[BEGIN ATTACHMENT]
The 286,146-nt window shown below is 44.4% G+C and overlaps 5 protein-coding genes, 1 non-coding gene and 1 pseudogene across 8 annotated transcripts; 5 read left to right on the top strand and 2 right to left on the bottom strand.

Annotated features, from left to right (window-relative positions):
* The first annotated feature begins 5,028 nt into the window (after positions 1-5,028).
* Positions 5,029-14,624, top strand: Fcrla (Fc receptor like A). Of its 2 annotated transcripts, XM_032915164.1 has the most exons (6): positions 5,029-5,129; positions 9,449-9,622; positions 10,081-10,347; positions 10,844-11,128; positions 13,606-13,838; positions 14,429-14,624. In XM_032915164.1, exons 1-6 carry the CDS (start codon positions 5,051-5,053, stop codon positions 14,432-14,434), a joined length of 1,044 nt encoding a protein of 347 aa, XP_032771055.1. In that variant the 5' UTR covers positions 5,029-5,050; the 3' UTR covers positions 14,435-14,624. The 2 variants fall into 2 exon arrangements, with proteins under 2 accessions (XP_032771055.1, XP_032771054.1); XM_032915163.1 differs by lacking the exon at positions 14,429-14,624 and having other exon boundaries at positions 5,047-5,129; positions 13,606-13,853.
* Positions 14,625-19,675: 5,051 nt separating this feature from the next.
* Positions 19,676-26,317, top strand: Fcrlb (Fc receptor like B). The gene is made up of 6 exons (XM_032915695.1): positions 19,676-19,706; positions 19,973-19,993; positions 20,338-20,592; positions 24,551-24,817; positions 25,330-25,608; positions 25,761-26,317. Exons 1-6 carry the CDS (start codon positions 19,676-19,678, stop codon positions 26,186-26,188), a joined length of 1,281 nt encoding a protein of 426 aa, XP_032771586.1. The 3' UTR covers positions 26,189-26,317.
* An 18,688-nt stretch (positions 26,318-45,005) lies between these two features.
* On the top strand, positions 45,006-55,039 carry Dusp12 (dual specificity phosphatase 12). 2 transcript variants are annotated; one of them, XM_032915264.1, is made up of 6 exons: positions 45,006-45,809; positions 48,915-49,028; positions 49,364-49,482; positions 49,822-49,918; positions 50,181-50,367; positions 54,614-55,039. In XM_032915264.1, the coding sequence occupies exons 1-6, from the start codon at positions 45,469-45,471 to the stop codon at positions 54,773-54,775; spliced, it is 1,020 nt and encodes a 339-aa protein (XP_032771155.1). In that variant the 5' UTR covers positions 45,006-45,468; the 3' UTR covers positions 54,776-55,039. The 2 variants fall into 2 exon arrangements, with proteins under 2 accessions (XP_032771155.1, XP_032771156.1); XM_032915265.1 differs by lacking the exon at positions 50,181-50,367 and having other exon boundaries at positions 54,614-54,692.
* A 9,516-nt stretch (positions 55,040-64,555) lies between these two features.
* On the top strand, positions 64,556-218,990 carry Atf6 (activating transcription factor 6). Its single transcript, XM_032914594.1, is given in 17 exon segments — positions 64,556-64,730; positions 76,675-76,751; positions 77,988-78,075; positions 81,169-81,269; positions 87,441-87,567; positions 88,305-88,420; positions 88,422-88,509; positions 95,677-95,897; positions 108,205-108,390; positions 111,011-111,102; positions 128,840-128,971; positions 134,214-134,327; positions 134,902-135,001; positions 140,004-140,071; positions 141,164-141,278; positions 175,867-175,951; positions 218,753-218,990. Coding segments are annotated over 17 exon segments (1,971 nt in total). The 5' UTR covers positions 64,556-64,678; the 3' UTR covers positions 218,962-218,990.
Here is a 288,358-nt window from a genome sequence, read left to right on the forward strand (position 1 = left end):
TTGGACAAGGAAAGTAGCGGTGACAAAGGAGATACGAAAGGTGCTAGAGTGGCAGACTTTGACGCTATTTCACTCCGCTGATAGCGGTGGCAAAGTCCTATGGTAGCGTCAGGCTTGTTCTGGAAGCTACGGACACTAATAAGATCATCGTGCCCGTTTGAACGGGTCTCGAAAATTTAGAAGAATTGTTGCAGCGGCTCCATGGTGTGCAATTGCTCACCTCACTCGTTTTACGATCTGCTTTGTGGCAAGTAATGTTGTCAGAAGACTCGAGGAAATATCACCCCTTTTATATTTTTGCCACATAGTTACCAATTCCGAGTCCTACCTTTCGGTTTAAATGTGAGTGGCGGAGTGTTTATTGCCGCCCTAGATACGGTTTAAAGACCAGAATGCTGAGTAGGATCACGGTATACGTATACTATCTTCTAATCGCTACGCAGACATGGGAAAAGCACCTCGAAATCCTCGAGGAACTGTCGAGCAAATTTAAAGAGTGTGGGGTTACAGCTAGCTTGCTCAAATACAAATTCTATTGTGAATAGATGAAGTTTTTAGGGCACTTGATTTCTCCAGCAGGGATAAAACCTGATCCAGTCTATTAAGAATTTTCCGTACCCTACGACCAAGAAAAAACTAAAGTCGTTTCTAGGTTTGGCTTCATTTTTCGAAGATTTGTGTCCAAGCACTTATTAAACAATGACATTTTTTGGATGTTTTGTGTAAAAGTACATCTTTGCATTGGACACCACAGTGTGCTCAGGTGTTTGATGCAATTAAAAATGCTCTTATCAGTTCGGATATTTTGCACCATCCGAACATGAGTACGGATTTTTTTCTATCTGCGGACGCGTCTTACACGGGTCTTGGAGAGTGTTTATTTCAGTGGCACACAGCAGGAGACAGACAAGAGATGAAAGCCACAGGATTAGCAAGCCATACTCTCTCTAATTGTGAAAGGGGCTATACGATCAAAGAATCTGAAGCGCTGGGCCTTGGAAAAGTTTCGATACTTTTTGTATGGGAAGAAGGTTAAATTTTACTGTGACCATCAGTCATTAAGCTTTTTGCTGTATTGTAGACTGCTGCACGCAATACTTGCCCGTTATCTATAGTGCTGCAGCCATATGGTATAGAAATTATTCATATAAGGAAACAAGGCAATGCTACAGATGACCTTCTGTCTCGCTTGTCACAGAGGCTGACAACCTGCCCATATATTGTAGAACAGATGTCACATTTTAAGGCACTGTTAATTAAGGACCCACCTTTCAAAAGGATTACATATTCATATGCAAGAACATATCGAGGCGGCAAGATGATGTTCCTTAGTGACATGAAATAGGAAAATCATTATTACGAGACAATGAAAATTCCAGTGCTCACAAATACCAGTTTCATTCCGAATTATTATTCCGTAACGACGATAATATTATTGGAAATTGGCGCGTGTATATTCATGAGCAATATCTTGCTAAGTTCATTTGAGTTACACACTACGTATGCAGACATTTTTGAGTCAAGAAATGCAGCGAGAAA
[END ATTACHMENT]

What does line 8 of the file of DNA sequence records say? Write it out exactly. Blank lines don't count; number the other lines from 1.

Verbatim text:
* On the top strand, positions 45,006-55,039 carry Dusp12 (dual specificity phosphatase 12). 2 transcript variants are annotated; one of them, XM_032915264.1, is made up of 6 exons: positions 45,006-45,809; positions 48,915-49,028; positions 49,364-49,482; positions 49,822-49,918; positions 50,181-50,367; positions 54,614-55,039. In XM_032915264.1, the coding sequence occupies exons 1-6, from the start codon at positions 45,469-45,471 to the stop codon at positions 54,773-54,775; spliced, it is 1,020 nt and encodes a 339-aa protein (XP_032771155.1). In that variant the 5' UTR covers positions 45,006-45,468; the 3' UTR covers positions 54,776-55,039. The 2 variants fall into 2 exon arrangements, with proteins under 2 accessions (XP_032771155.1, XP_032771156.1); XM_032915265.1 differs by lacking the exon at positions 50,181-50,367 and having other exon boundaries at positions 54,614-54,692.